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        Beyond the common metrics: Expanding the impact of the KL2 mentored career development program using alternative impact assessment frameworks
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        Beyond the common metrics: Expanding the impact of the KL2 mentored career development program using alternative impact assessment frameworks
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The CTSA consortium has developed a career development Common Metric to address the impact of the KL2 training program. We argue that the current Common Metrics are limited and utilizing an expanded framework could provide a more holistic view of the impact of the KL2 training program.

Recognizing significant shortages in the translational research workforce [Reference Goldhamer1], the National Institutes of Health (NIH) has funded various workforce development training programs and training grant mechanisms. The assessment of the outcomes of these efforts, including the program and trainee impact, has been a focus of considerable recent attention [Reference Mullikin, Bakken and Betz2Reference Baldwin10]. The KL2 Scholars Mentored Career Development Program provides protected research time to junior investigators and prepares them to transition to independent research funding.

Data to fully assess the impact of the KL2 career development program has been limited. In 2013, the Institute on Medicine report called for standard cross-CTSA metrics to assess the extent to which the CTSAs facilitate translational research [11]. The Common Metrics Workgroup was formed to identify, operationalize, and assess the feasibility of collecting Common Metrics [Reference Rubio12]. The workgroup developed Careers in Clinical & Translational Research metrics focusing on the KL2 and TL1 programs to measure the number of CTSA hub-supported scientists that were continuously engaged in clinical and translational research after the training. This measure was designed to assess long-term value of the investment made in the scholars and the sustainability of research careers for trainees. While the Common Metrics for career development seek information on the impact of the consortium in the training and retention of translational researchers, additional appraisal of the implementation of research outcomes is needed to fully understand the return on investment in research. The focus on publications and grants as the primary outcomes of research training is too narrow and increasingly less relevant in the modern era [Reference Vale5].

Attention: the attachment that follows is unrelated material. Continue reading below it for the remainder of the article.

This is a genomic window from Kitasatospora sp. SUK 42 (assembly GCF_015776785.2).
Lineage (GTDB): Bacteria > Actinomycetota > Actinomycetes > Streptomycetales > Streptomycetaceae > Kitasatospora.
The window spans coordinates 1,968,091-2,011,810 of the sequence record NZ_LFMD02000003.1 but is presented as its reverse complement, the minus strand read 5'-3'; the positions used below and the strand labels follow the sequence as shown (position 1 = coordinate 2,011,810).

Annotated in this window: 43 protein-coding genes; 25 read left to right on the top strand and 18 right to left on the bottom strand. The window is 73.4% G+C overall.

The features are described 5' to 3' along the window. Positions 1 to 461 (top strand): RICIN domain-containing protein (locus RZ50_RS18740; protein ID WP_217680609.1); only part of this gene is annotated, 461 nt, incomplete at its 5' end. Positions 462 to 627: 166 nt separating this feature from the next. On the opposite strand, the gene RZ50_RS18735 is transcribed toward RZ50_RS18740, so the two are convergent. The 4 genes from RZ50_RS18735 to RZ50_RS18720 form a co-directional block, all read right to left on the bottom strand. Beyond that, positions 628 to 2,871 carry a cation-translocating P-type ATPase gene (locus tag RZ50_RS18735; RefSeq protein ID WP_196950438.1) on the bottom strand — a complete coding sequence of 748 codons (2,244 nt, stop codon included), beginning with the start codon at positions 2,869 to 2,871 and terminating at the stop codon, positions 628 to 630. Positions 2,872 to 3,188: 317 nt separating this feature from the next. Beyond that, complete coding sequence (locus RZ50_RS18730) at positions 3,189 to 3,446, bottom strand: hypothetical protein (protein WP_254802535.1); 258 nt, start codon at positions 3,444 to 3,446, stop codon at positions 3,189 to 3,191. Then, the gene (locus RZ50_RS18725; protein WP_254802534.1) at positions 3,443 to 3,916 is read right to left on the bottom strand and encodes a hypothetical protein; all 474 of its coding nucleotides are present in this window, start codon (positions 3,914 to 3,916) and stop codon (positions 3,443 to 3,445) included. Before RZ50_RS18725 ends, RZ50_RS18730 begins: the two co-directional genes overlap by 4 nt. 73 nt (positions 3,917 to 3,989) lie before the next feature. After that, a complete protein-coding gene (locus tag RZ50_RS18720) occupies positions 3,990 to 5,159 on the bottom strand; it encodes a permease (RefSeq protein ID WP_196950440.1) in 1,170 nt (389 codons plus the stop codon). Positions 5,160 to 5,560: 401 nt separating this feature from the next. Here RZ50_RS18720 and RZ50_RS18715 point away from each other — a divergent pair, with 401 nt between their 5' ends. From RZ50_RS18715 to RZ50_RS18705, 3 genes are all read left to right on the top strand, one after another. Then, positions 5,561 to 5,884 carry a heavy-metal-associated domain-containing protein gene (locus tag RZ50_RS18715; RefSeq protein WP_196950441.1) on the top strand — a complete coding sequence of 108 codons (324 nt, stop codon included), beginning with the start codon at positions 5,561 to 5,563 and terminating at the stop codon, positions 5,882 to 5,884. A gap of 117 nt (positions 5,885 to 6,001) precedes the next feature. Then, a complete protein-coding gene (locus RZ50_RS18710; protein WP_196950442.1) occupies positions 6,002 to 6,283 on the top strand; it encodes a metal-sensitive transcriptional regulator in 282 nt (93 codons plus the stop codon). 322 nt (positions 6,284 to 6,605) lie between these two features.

A recent systematic review of methodological frameworks for the assessment of the impact of biomedical research identified five broad categories of impact: (1) primary research-related, (2) policymaking, (3) health and health systems, (4) health-related and societal, and (5) broader economic impact [Reference Cruz Rivera13]. This broader set of outcome categories has not uniformly been applied to assess the impact of the research of early career biomedical scientists and those trained in career development programs.

The Process: How We Did It?